Inside, the primary tasting room space will be housed in the large great room area that had housed Hagan’s studio, and will be a lively area with communal-style seating and smaller tables, and a large bar for tastings that can be broken up to spread out service for an event.

“We’re going to be doing poured bottle tastings at the bar for folks who want to get the full start to finish experience of the different Potter’s styles and the history behind center making in general and our cider,” Nemett said.

The south hall, with its exposed stone walls, will have a more intimate seating area with two fireplaces.

“A lot of the winery traffic slows down in the winter and we want to have this really cozy space for people to come,” Edmond said.

When the main driveway to the building was added, some red oak trees had to be removed, but the timber was able to be used for the framing of the mezzanine, which can be used for larger groups or private tastings.

Small plates will be available from the kitchen.

Potter’s Craft Cider is currently available in Virginia, Washington, D.C., Maryland, North Carolina and South Carolina. Edmond said the company plans to stop growing.

“A big part of Dan and my’s foundational interest is to cap growth and focus on making a sustainable, enjoyable, regenerative kind of workplace environment that we can keep focused on quality, and to try and stay engaged and interested in what we’re doing,” Edmond said. “I think we’re both approaching this from the standpoint of wanting to build a company that has growth potential internally, but not be focused on growth externally.”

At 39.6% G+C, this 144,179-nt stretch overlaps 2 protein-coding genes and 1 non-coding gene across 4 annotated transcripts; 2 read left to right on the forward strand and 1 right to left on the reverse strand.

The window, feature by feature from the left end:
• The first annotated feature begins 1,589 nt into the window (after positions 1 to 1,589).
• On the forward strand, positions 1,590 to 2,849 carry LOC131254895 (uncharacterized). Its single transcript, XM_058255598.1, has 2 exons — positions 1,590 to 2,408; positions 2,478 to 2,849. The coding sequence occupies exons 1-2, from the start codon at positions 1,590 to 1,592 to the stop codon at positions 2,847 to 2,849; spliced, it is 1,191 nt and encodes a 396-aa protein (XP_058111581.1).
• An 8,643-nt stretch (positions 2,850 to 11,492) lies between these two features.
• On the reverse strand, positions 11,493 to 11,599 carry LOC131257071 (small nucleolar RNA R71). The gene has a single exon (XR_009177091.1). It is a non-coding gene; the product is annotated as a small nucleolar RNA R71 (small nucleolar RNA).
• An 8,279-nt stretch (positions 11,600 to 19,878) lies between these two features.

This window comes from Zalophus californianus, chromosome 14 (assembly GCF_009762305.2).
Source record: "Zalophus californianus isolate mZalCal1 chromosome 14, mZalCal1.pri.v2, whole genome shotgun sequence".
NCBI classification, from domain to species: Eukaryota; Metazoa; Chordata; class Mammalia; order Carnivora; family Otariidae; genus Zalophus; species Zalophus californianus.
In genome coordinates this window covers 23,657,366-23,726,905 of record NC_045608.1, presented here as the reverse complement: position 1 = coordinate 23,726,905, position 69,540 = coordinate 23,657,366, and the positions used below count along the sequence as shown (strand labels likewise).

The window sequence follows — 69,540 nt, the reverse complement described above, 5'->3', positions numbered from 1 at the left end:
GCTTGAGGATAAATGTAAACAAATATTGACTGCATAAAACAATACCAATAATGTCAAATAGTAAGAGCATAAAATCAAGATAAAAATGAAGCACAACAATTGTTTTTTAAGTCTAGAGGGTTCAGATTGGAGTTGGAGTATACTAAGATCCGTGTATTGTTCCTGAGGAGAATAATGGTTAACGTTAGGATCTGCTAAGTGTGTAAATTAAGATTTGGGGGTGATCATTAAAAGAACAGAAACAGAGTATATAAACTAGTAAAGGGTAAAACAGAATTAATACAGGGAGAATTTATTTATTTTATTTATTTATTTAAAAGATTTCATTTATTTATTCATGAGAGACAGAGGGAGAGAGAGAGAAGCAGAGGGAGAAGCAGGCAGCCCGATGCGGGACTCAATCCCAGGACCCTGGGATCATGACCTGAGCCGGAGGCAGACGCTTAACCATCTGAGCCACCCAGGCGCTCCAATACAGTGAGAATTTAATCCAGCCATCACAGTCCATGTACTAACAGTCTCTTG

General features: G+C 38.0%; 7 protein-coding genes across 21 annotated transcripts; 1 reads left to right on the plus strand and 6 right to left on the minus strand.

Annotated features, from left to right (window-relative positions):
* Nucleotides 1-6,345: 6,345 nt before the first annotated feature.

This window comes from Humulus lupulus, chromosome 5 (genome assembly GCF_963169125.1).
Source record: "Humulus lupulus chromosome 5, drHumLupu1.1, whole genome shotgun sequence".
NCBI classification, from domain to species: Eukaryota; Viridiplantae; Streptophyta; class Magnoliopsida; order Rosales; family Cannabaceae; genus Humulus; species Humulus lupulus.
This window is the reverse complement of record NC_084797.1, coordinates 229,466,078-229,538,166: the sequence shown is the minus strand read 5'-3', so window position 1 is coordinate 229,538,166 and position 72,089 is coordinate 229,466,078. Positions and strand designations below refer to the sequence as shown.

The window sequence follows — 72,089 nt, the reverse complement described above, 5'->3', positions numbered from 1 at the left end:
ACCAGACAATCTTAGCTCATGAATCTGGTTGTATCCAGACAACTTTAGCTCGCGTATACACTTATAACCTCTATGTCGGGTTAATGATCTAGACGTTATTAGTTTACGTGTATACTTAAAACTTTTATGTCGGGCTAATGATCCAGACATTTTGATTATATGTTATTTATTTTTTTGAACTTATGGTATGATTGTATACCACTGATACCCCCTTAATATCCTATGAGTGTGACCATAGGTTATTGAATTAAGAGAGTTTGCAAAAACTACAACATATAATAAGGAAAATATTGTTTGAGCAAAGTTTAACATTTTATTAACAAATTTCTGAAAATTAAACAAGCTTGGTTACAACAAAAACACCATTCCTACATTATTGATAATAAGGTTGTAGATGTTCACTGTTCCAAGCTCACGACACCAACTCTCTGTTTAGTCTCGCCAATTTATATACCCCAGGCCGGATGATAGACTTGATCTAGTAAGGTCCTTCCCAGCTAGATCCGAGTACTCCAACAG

Potter’s $1.56 million investment to relocate and expand its existing hard cider production facility and add a tasting room was announced earlier this year, and Gov. Ralph Northam approved a $50,000 grant from the Agriculture and Forestry Industries Development Fund to secure the project for the state.

Albemarle County and its Economic Development Authority will match the grant with $30,000 and $20,000, respectively.

The company plans to add 12 jobs in Albemarle and to more than quadruple its cider production, while continuing to source 100% of its apples from Virginia.

Potter said the grant helped to make the vision they had for the property a reality.

“Some of those agricultural and bigger ambitions probably would’ve had to wait a little longer,” he said.

For now, the cidery will still use its current production facility in Free Union.

“In the long run we are going to move production down here, that’s the next phase,” Edmond said.